Clinical Ethics: A Practical Approach to Ethical Decisions in Clinical Medicine / Edition 3by Albert R. Jonsen, William J. Winslade, Mark Seigler
Pub. Date: 04/28/1992
Publisher: McGraw-Hill Medical Publishing Division
A Doody's Core Title!
“The authors articulate a systematic method of case analysis for facing challenges in clinical ethics built upon what they refer to as the ‘four topics approach,’ neatly summarized on a single-page pullout reference card, providing easy portability of the method to the bedside... the authors provide numerous/b>
A Doody's Core Title!
“The authors articulate a systematic method of case analysis for facing challenges in clinical ethics built upon what they refer to as the ‘four topics approach,’ neatly summarized on a single-page pullout reference card, providing easy portability of the method to the bedside... the authors provide numerous realistic case examples throughout, which help illustrate a number of the key concepts in the text…The authors have admirably updated their text with newer ethical concerns.”--Journal of the American Medical Association
Clinical Ethics introduces the "four-topics" method of approaching ethical problems (i.e., medical indications, patient preferences, quality of life, and contextual features). Each of the four chapters represents one of the topics. In each chapter, the authors discuss cases and provide comments and recommendations. The four-topics method is an organizational process by which clinicians can begin to understand the complexities involved in ethical cases and can proceed to find a solution for each case.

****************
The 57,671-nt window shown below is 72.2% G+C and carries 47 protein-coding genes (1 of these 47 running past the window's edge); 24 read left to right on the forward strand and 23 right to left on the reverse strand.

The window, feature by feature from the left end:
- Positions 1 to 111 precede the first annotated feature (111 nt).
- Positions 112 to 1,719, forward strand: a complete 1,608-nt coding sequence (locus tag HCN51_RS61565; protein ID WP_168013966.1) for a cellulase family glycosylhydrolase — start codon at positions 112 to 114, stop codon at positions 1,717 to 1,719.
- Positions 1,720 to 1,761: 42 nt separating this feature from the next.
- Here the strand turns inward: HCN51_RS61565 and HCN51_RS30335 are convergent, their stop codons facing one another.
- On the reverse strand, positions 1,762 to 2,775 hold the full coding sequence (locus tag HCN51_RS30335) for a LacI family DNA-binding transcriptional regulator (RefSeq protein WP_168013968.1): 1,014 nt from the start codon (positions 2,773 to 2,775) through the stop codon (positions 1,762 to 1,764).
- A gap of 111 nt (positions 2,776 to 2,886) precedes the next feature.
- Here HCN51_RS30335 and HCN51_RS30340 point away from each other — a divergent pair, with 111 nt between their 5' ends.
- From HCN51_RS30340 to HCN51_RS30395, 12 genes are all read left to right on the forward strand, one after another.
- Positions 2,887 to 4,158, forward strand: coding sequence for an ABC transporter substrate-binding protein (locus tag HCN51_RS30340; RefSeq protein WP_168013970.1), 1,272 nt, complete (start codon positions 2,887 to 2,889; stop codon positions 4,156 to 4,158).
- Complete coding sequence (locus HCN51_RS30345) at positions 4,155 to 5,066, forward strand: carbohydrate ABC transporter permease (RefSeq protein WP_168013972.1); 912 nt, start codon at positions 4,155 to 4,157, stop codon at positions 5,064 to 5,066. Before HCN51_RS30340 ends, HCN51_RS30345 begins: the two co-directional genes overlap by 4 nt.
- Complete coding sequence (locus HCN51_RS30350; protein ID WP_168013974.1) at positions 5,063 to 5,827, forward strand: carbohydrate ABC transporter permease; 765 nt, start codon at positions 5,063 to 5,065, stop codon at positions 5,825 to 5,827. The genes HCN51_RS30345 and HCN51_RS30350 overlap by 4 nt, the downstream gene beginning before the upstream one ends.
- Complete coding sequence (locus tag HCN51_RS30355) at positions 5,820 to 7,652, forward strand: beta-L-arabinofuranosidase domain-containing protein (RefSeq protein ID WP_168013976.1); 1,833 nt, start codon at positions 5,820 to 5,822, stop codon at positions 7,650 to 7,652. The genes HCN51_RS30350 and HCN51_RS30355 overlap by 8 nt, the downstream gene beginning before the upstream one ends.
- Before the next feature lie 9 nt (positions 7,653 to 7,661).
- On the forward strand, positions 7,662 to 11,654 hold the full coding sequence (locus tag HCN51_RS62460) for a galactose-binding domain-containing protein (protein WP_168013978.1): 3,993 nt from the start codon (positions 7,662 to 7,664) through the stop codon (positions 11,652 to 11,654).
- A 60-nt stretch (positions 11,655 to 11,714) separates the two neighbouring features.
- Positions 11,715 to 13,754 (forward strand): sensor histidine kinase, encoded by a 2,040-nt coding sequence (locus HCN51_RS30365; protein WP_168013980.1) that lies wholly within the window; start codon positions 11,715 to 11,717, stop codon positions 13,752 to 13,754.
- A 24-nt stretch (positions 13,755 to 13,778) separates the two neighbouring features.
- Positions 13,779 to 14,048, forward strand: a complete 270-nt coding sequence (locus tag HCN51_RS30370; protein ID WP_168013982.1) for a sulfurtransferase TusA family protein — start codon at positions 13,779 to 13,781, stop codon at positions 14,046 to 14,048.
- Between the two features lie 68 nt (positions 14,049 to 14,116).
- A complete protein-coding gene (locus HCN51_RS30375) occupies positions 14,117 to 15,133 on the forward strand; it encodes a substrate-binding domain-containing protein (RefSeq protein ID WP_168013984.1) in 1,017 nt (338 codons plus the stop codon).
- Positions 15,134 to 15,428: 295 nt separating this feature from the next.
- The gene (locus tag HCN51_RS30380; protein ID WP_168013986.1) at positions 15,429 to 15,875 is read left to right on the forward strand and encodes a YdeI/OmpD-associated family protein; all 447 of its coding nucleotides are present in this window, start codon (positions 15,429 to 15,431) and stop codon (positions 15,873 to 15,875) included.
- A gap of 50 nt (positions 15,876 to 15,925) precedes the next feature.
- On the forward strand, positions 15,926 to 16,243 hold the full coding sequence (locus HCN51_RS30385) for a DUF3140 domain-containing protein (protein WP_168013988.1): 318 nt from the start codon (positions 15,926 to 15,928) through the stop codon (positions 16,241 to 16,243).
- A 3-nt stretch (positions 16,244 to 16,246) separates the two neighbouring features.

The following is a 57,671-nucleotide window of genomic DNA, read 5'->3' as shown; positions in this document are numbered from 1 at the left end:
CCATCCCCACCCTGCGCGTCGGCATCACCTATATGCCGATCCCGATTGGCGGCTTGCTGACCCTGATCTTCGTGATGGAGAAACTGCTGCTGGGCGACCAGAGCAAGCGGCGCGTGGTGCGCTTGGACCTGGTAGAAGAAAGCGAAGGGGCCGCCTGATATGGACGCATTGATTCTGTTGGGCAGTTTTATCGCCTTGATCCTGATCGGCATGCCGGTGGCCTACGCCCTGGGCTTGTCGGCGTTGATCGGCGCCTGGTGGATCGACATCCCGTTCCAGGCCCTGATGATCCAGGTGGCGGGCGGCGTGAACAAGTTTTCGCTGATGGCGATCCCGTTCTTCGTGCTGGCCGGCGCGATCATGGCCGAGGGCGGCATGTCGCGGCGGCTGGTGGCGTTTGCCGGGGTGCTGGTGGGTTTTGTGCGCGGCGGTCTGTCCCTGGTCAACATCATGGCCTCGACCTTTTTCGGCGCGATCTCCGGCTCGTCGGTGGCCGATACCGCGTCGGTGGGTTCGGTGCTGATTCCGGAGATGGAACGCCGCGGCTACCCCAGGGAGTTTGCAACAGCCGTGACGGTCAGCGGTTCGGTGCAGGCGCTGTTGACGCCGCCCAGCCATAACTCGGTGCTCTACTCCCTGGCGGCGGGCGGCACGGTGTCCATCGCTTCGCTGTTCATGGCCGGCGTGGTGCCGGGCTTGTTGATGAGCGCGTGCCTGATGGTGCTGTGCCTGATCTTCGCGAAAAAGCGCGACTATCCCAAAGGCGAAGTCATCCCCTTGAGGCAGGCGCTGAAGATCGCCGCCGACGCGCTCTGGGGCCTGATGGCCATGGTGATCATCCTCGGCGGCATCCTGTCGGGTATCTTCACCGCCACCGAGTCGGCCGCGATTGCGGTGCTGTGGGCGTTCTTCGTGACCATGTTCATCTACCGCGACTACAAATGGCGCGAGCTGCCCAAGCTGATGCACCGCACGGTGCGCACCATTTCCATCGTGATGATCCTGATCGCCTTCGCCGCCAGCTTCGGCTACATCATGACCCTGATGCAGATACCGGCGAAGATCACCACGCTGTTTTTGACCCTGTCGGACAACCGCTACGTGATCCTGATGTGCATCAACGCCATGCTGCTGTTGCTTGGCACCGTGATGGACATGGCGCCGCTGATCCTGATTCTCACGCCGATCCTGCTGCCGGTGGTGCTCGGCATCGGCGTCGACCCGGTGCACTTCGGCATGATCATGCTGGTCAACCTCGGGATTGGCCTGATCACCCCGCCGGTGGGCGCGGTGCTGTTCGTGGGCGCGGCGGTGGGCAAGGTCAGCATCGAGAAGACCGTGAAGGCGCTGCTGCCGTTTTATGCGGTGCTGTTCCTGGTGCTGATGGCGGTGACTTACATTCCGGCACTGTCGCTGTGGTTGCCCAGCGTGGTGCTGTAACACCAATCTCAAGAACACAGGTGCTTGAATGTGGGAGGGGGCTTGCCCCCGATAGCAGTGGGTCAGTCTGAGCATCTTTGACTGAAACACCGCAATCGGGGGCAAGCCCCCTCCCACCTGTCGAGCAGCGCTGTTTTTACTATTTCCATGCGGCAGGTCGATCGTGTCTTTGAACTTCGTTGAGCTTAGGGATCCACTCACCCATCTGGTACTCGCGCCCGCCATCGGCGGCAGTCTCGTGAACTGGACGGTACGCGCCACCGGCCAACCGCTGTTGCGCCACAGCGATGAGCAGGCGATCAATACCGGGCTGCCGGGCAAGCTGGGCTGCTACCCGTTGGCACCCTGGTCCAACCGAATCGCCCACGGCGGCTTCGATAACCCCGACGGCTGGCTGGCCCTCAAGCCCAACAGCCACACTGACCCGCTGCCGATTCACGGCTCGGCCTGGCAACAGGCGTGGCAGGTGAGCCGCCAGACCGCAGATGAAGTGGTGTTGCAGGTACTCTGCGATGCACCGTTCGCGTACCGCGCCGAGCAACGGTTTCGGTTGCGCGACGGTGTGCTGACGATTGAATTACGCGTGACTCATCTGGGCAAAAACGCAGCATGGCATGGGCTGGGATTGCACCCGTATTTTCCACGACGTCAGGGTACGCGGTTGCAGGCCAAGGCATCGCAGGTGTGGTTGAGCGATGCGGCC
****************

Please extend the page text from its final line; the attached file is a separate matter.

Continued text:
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Table of ContentsINTRODUCTIONThe Four Topics: Case Analysis in Clinical Ethics References The Four Topics Chart CHAPTER 1. Indications for Medical Intervention 1.1 Inappropriate Interventions 1.2 Orders not to Attempt Resuscitation 1.3 Care of the Dying Patient 1.4 Legal Implications of Forgoing Treatment 1.5 Determination of Death CHAPTER 2. Preferences of Patients 2.1 Informed Consent 2.2 Decisional Capacity 2.3 Beliefs due to Religious and Cultural Diversity 2.4 Truthful Communication 2.5 Competent Refusal of Treatment 2.6 Advance Planning 2.7 Decision-Making for the Mentally Incapacitated Patient 2.8 The Limits of Patient Preferences 2.9 Failure to Cooperate with Medical Recommendation 2.10 Alternative Medicine CHAPTER 3. Quality of Life 3.1 Enhancing Quality of Life 3.2 Objective Criteria for Quality of Life 3.3 Euthanasia and Assisted Suicide 3.4 Suicide CHAPTER 4. Contextual Features 4.1 Role of Interested Parties 4.2 Physician Confidentiality 4.3 The Economics of Health Care (and more...)
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